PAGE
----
It’s no secret that Singaporeans are becoming more and more particular about the products they put on their skin. This means that there is a growing market for skincare businesses in Singapore, but starting one can be daunting. Here are some things you should consider before setting up your skincare business in Singapore.
1) Is this something I’m passionate about?
Do not take this lightly. Skincare is something that people need every day, whether they are conscious of it or not, so having to deal with unhappy customers can be draining. It’s not the job for anyone who gets easily frustrated or impatient. You also need to enjoy what you do – don’t go into this with the attitude that it’s just a 9-5 job.
2) What do I know about the industry?
It would be great to think that you can learn everything as you go along, but unfortunately, this is rarely the case. More often than not, one experiences numerous failures before they find success – something which can be discouraging if you don’t know what it takes to succeed and have no previous knowledge or experience in the industry.
3) How much money will it cost to set up my business?
Starting a company will require a substantial amount of capital, and any rookie entrepreneur would do well to make a business plan before investing. This allows you to gauge what your expenses will be, and how much it’ll be realistic for you to invest. Knowing this might also help if you want to approach investors for assistance – after all, it is crucial to show them you’ve done your homework.
At this point, you should identify the sources for your products. You should look for companies offering affordable vitamin c serums, facial cleansers, eye cremes, face moisturizers. Connecting with these suppliers allows you to remain profitable in the market.
4) Can I handle running a business full-time while also holding down another job or studying part-time?
Starting a company is demanding and will be even more so if you are constantly juggling different responsibilities. Skincare requires time and effort, especially when it comes to product development, but at the same time, it can be tedious and irritating when suppliers constantly try to take advantage of your lack of knowledge about the industry. Furthermore, this line of business is not a get-rich-quick scheme, so it’s important to be patient and keep your long-term goals in mind.
5) What is my competition doing?
Skincare businesses have been popping up left and right for obvious reasons – Singaporeans are becoming more conscious about what they put on their skin, using skincare products that are not only affordable but effective. Make sure you know your competitors well – where do they source their products? What prices do they sell for? How much capital have they invested in their business? Knowing this will help inform your decisions when it comes to marketing and promotion methods, pricing, branding, etc.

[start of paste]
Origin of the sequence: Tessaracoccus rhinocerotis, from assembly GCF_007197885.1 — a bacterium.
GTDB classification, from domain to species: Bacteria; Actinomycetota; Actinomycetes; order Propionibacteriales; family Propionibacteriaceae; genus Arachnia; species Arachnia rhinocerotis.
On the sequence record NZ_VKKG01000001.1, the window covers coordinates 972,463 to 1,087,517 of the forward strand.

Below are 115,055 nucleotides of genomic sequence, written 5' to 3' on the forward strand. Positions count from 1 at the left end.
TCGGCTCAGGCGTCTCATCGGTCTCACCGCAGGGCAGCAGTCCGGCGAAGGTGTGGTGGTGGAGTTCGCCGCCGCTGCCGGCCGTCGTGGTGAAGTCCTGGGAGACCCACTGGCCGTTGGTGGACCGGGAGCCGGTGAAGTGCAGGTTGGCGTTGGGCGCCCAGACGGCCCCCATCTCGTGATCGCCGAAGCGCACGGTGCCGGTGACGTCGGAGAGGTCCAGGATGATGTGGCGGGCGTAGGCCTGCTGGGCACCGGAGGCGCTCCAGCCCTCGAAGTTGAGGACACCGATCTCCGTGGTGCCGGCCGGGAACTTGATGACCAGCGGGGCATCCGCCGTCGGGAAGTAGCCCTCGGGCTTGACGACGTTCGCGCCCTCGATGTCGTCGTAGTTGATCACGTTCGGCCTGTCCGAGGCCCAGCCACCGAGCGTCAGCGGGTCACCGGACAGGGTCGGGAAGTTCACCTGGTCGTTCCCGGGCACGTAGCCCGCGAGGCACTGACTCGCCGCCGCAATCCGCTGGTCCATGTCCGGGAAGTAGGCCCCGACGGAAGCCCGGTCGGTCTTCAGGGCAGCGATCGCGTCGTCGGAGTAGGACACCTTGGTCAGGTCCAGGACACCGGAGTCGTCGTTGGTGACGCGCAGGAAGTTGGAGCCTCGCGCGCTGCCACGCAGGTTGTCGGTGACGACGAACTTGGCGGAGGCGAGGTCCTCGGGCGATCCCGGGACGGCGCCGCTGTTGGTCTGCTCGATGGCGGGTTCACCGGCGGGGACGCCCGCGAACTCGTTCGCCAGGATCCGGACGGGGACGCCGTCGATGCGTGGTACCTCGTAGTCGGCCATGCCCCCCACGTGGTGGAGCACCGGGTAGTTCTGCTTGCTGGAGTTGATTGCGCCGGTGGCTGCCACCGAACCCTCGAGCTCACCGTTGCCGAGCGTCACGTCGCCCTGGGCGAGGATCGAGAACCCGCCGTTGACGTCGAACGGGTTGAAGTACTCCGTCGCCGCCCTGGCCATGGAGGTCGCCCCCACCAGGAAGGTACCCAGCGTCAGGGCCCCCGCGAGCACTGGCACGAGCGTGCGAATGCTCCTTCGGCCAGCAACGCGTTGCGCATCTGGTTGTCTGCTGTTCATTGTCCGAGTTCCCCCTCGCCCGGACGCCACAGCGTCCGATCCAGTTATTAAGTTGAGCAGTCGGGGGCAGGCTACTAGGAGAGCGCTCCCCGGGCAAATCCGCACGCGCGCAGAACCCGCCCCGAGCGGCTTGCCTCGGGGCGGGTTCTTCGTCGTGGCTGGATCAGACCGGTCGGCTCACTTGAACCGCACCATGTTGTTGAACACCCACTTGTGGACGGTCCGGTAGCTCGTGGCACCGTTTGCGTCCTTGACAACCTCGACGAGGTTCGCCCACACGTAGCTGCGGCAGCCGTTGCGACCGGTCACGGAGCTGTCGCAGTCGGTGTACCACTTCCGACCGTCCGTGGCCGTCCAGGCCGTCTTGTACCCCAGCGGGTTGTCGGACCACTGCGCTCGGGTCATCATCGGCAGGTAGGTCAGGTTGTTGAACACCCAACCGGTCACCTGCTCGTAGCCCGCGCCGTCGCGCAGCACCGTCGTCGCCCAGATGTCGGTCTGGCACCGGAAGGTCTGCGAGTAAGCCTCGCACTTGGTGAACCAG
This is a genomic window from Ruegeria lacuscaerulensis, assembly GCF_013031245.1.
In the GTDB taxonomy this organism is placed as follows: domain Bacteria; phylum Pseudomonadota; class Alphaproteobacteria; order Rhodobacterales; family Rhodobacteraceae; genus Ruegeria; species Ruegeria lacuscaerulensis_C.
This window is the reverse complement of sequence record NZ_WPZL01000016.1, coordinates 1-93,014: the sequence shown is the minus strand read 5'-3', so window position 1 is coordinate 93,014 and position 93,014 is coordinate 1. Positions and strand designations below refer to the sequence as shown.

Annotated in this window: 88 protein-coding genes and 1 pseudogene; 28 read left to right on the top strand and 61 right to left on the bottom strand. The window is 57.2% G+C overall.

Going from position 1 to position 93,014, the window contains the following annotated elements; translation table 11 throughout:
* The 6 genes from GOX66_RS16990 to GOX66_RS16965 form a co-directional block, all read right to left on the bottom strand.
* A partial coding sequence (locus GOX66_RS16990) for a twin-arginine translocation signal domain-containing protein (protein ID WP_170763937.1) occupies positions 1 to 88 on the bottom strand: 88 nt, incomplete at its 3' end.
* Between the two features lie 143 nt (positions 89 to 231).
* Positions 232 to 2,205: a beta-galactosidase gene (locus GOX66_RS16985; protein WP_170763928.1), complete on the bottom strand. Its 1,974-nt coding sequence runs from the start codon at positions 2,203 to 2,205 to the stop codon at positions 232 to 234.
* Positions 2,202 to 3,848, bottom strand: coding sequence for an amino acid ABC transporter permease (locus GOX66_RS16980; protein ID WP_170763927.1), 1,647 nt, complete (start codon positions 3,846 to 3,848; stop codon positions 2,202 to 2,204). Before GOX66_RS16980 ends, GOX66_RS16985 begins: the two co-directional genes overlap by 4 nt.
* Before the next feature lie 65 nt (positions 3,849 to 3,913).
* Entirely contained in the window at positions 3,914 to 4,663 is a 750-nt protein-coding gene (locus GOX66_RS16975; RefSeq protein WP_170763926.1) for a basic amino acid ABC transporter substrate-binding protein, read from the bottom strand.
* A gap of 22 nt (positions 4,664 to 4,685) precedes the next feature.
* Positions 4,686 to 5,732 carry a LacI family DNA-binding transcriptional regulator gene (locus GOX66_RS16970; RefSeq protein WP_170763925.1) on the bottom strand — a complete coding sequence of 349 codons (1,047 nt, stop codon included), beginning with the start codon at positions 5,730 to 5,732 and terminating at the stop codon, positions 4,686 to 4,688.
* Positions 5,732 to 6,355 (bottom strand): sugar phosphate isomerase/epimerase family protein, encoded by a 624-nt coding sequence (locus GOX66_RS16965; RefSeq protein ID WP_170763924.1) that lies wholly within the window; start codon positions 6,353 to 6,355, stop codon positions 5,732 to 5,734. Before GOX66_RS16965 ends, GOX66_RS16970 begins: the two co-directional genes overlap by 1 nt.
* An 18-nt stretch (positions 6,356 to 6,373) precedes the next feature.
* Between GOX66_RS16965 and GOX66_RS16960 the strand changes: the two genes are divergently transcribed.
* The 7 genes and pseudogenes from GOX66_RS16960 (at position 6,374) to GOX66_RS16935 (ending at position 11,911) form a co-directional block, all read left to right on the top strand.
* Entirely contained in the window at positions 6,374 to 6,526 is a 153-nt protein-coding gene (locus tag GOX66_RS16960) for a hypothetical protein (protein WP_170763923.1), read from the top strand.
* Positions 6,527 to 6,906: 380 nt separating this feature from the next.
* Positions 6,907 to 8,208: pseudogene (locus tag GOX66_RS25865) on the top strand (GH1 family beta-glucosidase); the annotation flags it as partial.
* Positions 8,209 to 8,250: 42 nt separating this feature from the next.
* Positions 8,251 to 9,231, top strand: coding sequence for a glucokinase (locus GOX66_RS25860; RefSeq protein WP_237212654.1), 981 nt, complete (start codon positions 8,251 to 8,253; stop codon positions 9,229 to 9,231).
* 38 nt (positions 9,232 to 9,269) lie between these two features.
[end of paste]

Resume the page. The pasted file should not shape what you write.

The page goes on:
6) Is now the right time for me to start my business?
Building a company takes a lot of effort and time, so it’s not recommended you go about this if you’re already struggling with finding time for your job or studies. It doesn’t make sense to commit all that hard work into something that will not see success until years down the road.
7) How much will it cost me in taxes and business set-up fees?
In Singapore, starting a company requires registration at ACRA and payment of Business Registration Fees. It is also advisable to consult an accountant or tax agent for advice on how to reduce your taxable profits.
You should also make sure all the products meet the requirements of the Health Products Act of Singapore. You should also understand the difference between a cosmetic or skincare product and products that are not considered as such.
8) How will I generate revenue?
The beauty industry is saturated with businesses despite the smaller population in Singapore so competition can get fierce. Skincare companies are more often than not at the mercy of retail prices instead of their prices. This means that they don’t have much say when it comes to manufacturing and selling their product – they can only choose whether to offer better price deals to retailers.
9) What sort of in-house skills do I need?
All skincare companies require marketers, sales representatives, product developers, and chemists. This is because the products they sell have to follow certain standards.
For one, the ingredients used have to be safe and proven effective. It’s also important that you know how your product works so you’ll better understand what ads or marketing campaigns to use to promote it.
Starting a skincare business in Singapore can sound daunting, but it’s worth the effort. You can increase your chances of succeeding if you take into account the preceding factors when you set up the business.